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Pig therapy, "pink slime" oozes to a halt, and "Cooking" gets a paywall

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This promising therapy could be used to treat antibiotic-resistant infections in pigs

Researchers will test phage therapy on animals later this year.

By Claire Brown | Read more


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“Pink slime” oozes to a halt. In a rather abrupt ending to the most closely watched media defamation lawsuit since Bollea (a.k.a. Hulk Hogan) v. Gawker, ABC and Beef Products Inc (BPI) announced a settlement midway through a jury trial on Wednesday morning, the Sioux City Journal reports. The trial came to an end in Union County Circuit Court in Elk Point, South Dakota.

On the morning of the seventeenth day of the jury trial, the presiding judge sent jurors home after a “major legal issue” halted proceedings, instructing them to return at 8:30 a.m. the following morning. But before the trial resumed the next day, circuit court judge Cheryl Gering announced a settlement had been reached. The terms have not been disclosed. Read more. —Claire Brown


Recipe for success? What a week for the New York Times. Hundreds of editors and reporters on Thursday staged a 15-minute newsroom walkout to protest executive editor Dean Baquet and managing editor Joseph Kahn’s decision to cut the paper’s editing staff in half—a decision that largely affects the Times’ venerable copy editors. The action follows another change of note at the paper of record: “Cooking” editor Sam Sifton on Wednesday published a letter announcing that most of the beloved section’s 18,000 recipes will now only be accessible for $5 a month. Limited content will still be free for non-paying subscribers.

“It would be great to be able to give all that to you for free, forever, Sifton wrote. “But we simply cannot. The work we do is expensive, and we want to do more of it. We travel ceaselessly, and cook every day. We test our recipes relentlessly. We photograph and make videos about them, we think beautifully. And we build features that help make cooking, and planning, and shopping for meals easier, more enjoyable, even fun. Your subscription will help us continue to do that, and better, and more.”

It seems a potentially good time to test subscriber loyalty (the “Cooking” section alone boasts 10 million monthly readers): The Times announced first quarter circulation growth of 11 percent—unprecedented in its history and widely credited to President Trump’s relentless assault on its legitimacy. But it remains to be seen whether or not readers will be willing to shell out for recipes—perhaps the most widely available free content online (besides “fake news,” of course). Still, the paper makes a case that its “Cooking” content is as rigorously reported as its stories on conflict and white collar crime, and that’s why readers will want to invest in its continued authority on frittatas and frisée.

Sifton ended his letter by suggesting readers take the 28-day free trial for a spin and test Julia Moskin’s avocado fattoush with mint vinaigrette, signing off on an earnest, almost regretful note: “Thank you for reading, and I hope for understanding. We are very much in this together.” —Kate Cox


In the beginning God created snacks. New research from market intelligence firm Mintel reveals what my mother taught me when I was a child: food is an excellent reward for… living (nope, nothing there to unpack as an adult). Now if, like me, you’ve noticed slews and slews of recent similar studies on snacks and snacking—as though between-meal indulgence is a bona fide cultural sea change and not just clickbait for desperate food marketers—you’re not nuts. Google up “snacking” and you’ll find a veritable feeding frenzy: “The future of snacking,” “Trend toward snacking blurs what consumers want when,” “What brands need to know about modern millennial snack culture,” (which sounds like the title of a Gilbert and Sullivan opera but is really the headline on a Forbes story from February) and so on.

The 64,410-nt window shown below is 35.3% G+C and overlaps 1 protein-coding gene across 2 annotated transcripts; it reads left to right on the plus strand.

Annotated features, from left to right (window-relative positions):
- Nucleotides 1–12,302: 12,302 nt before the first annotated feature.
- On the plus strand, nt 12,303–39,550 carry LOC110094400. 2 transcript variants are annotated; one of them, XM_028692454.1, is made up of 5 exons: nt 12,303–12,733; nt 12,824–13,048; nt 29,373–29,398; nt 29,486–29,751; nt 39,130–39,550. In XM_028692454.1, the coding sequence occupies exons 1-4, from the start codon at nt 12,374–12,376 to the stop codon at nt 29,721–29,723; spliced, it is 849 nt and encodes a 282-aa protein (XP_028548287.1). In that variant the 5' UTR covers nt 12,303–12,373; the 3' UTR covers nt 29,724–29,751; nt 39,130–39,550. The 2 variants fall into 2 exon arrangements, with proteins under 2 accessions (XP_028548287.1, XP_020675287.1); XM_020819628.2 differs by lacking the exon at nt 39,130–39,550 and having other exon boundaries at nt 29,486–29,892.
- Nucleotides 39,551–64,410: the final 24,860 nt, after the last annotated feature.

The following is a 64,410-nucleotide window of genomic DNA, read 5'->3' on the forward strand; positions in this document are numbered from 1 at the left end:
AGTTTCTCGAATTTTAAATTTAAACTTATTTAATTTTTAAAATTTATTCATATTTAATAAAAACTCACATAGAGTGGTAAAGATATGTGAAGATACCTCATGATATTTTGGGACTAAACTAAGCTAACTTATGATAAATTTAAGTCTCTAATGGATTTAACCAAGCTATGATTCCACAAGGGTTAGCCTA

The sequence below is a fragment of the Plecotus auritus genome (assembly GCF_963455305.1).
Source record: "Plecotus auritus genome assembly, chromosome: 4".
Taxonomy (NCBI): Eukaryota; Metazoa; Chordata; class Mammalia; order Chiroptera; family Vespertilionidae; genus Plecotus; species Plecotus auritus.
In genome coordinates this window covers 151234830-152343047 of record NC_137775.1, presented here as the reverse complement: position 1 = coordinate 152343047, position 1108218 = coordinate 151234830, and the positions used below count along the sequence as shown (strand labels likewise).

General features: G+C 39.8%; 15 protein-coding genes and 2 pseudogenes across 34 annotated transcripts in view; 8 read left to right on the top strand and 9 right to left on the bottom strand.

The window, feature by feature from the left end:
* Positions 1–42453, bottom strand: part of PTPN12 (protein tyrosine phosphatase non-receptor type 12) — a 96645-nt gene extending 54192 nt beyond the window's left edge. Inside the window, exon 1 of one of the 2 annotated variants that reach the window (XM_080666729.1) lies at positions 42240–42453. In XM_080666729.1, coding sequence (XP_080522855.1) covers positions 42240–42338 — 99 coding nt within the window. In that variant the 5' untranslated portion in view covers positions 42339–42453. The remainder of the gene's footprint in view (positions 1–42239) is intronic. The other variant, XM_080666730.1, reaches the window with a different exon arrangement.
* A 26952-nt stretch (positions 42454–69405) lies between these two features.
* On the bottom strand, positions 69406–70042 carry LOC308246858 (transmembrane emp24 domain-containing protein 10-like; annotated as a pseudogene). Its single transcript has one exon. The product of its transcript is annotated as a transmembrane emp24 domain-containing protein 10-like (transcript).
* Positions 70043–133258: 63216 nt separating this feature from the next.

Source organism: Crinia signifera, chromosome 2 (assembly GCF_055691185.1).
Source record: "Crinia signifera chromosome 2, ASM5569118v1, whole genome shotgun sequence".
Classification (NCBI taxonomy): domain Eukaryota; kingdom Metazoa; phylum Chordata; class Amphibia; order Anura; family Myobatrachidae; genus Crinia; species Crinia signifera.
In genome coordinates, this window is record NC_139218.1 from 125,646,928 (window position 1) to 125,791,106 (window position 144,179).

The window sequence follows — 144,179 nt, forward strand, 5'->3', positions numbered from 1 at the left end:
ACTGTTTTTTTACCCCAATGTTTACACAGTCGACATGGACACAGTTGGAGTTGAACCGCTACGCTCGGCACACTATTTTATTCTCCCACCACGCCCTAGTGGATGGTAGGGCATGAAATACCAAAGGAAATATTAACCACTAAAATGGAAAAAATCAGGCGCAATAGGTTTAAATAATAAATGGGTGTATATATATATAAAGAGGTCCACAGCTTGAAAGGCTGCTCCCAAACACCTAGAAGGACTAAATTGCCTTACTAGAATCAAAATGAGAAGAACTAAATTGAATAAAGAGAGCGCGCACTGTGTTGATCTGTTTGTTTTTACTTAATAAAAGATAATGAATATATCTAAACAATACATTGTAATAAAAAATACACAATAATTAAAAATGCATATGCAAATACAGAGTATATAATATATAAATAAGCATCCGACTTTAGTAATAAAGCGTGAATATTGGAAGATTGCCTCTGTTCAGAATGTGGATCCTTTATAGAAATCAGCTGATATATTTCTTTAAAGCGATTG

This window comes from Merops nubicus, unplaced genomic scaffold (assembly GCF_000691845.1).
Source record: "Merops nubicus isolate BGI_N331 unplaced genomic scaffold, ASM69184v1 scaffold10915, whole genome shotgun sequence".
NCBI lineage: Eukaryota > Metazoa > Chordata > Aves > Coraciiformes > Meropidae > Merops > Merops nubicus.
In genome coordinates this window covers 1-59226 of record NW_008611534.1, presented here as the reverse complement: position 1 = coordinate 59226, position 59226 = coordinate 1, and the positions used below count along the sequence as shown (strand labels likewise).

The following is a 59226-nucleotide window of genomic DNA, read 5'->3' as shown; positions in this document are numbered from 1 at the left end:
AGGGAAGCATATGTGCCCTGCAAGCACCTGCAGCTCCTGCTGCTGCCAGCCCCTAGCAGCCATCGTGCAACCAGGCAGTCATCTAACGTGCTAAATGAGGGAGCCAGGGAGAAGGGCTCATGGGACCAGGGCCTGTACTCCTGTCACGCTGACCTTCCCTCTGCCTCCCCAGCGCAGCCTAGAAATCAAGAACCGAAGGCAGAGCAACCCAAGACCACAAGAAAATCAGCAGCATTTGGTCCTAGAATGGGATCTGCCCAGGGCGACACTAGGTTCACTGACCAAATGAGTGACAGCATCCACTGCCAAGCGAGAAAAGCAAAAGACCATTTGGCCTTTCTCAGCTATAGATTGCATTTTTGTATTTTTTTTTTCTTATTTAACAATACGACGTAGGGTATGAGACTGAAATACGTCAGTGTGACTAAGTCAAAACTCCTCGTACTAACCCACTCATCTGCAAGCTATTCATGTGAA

But this Mintel study is the Moby Dick of munchies: It covers everything SNAX!, from who is snacking (millennials), to when they’re snacking (morning, noon, and night), and whether we prefer our snacks healthy over tasty (healthy, but only in the afternoon).

Here’s the thing about market insight, though: it’s so totally uninsightful sometimes. To wit, this finding: “When it comes to salty indulgences in particular, Mintel’s report on salty snacks reveals that the types of salty snacks** consumers eat depends on the occasion.” (“**Salty snack options include meat snacks, pretzels, corn snacks, pork rinds, popcorn and cheese-flavored snacks”). Wait. You mean context has something to do with consumption? Hey, brands, how do you innovate around that intel? —Kate Cox


Just the one-liners

A TSA employee took a really big lobster out of a passenger’s luggage. He posted it on Twitter. It went viral, and the lobster’s owner is pissed. Seafood News has the story, the New York Post has the lobster pic.

Blue Apron stocks were traded publicly for the first time Thursday. Shares started at $10, just two weeks after the company indicated it would be selling at $15-$17, Buzzfeed reports. The price hadn’t gone up by market’s close.

Ever wondered about the economics of the poke trend? Turns out, not needing an oven is a real advantage for restaurateurs looking for real estate. Read more at Bloomberg.


Does “Beef: It’s What’s for Dinner” violate the First Amendment? In Montana, a judge says yes

A state District Court hands independent ranchers a long-awaited win.

By Joe Fassler | Read more

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